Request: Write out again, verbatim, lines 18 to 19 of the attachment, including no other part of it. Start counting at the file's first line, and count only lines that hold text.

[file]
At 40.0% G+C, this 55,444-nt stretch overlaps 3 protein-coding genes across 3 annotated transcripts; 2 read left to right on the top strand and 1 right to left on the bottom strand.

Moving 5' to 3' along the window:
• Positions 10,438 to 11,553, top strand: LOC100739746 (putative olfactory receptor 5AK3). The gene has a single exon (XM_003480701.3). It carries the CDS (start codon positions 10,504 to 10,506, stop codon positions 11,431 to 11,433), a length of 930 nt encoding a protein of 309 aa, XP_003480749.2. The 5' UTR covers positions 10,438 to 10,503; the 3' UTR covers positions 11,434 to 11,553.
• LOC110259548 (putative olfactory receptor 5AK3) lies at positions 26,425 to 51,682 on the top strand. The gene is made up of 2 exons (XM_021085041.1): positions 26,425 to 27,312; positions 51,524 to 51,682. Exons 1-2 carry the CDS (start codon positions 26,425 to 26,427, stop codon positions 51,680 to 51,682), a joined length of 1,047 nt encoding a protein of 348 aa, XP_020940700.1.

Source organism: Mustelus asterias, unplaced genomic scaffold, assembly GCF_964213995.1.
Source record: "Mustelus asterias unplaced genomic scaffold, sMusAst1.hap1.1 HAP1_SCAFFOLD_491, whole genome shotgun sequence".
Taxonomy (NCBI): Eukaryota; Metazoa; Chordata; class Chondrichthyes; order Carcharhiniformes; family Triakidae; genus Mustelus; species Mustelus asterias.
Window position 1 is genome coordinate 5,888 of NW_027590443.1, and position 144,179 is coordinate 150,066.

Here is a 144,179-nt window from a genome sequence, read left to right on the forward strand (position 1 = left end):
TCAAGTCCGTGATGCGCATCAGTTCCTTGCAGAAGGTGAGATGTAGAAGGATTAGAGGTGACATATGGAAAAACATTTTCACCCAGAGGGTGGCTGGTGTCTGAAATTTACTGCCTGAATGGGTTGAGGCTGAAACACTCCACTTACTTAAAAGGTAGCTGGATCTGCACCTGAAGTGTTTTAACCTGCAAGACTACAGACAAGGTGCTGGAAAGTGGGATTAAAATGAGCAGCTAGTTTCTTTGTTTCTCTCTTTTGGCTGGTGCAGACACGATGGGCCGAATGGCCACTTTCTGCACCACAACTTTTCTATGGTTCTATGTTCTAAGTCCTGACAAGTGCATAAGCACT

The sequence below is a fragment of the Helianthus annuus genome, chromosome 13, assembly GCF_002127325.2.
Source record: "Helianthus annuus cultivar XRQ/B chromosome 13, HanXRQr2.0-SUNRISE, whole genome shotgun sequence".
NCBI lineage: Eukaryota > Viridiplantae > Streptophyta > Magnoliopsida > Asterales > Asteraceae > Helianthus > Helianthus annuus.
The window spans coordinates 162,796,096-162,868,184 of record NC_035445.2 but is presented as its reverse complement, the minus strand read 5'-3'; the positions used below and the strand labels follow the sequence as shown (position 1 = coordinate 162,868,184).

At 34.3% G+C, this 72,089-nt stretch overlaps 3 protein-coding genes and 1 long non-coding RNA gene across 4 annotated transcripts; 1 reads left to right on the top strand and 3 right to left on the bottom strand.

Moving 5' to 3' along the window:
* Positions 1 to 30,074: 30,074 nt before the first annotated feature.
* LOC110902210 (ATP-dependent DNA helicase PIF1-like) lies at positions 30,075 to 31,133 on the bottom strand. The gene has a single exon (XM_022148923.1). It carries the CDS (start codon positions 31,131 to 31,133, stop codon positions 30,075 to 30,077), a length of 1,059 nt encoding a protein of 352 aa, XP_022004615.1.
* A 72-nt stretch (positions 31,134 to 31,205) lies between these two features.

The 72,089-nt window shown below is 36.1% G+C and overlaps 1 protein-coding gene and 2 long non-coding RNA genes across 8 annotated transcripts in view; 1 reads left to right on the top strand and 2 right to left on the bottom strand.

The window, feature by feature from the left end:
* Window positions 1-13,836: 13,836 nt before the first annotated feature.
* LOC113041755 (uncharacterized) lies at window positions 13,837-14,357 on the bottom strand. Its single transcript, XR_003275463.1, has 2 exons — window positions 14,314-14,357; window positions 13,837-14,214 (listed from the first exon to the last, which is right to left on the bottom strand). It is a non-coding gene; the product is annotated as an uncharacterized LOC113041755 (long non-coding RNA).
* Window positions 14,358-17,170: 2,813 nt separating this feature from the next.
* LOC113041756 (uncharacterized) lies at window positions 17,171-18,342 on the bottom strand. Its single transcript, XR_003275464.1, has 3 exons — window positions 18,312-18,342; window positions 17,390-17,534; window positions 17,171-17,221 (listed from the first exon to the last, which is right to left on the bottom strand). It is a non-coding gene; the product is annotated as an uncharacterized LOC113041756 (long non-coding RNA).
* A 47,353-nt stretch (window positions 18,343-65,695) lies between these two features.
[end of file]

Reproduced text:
* LOC110902210 (ATP-dependent DNA helicase PIF1-like) lies at positions 30,075 to 31,133 on the bottom strand. The gene has a single exon (XM_022148923.1). It carries the CDS (start codon positions 31,131 to 31,133, stop codon positions 30,075 to 30,077), a length of 1,059 nt encoding a protein of 352 aa, XP_022004615.1.
* A 72-nt stretch (positions 31,134 to 31,205) lies between these two features.